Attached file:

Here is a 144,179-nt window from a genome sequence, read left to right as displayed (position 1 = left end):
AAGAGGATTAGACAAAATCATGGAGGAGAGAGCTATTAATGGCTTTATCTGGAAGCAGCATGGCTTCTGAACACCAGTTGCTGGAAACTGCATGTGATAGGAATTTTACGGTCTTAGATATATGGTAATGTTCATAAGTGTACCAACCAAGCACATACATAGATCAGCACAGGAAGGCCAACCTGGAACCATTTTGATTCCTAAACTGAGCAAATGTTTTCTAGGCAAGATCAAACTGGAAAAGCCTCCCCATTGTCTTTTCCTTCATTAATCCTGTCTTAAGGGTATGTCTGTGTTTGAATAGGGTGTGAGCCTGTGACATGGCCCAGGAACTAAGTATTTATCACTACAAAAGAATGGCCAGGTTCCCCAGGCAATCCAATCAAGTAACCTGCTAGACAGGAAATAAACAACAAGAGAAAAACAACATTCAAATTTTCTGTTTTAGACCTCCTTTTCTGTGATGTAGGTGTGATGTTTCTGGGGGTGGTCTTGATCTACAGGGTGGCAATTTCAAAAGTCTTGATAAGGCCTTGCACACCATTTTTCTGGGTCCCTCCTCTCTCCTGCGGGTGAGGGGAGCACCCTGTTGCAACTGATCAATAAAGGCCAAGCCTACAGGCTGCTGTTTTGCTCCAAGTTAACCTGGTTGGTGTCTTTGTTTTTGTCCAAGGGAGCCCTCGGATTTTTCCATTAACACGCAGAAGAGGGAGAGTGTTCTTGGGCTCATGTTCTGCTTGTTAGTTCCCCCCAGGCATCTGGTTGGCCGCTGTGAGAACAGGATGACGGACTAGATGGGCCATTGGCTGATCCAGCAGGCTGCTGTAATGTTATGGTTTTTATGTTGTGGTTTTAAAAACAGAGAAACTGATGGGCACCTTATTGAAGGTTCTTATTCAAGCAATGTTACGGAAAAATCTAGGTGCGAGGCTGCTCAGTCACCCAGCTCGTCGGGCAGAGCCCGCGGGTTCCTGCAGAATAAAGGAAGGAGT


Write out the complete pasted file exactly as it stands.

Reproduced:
Here is a 144,179-nt window from a genome sequence, read left to right as displayed (position 1 = left end):
AAGAGGATTAGACAAAATCATGGAGGAGAGAGCTATTAATGGCTTTATCTGGAAGCAGCATGGCTTCTGAACACCAGTTGCTGGAAACTGCATGTGATAGGAATTTTACGGTCTTAGATATATGGTAATGTTCATAAGTGTACCAACCAAGCACATACATAGATCAGCACAGGAAGGCCAACCTGGAACCATTTTGATTCCTAAACTGAGCAAATGTTTTCTAGGCAAGATCAAACTGGAAAAGCCTCCCCATTGTCTTTTCCTTCATTAATCCTGTCTTAAGGGTATGTCTGTGTTTGAATAGGGTGTGAGCCTGTGACATGGCCCAGGAACTAAGTATTTATCACTACAAAAGAATGGCCAGGTTCCCCAGGCAATCCAATCAAGTAACCTGCTAGACAGGAAATAAACAACAAGAGAAAAACAACATTCAAATTTTCTGTTTTAGACCTCCTTTTCTGTGATGTAGGTGTGATGTTTCTGGGGGTGGTCTTGATCTACAGGGTGGCAATTTCAAAAGTCTTGATAAGGCCTTGCACACCATTTTTCTGGGTCCCTCCTCTCTCCTGCGGGTGAGGGGAGCACCCTGTTGCAACTGATCAATAAAGGCCAAGCCTACAGGCTGCTGTTTTGCTCCAAGTTAACCTGGTTGGTGTCTTTGTTTTTGTCCAAGGGAGCCCTCGGATTTTTCCATTAACACGCAGAAGAGGGAGAGTGTTCTTGGGCTCATGTTCTGCTTGTTAGTTCCCCCCAGGCATCTGGTTGGCCGCTGTGAGAACAGGATGACGGACTAGATGGGCCATTGGCTGATCCAGCAGGCTGCTGTAATGTTATGGTTTTTATGTTGTGGTTTTAAAAACAGAGAAACTGATGGGCACCTTATTGAAGGTTCTTATTCAAGCAATGTTACGGAAAAATCTAGGTGCGAGGCTGCTCAGTCACCCAGCTCGTCGGGCAGAGCCCGCGGGTTCCTGCAGAATAAAGGAAGGAGT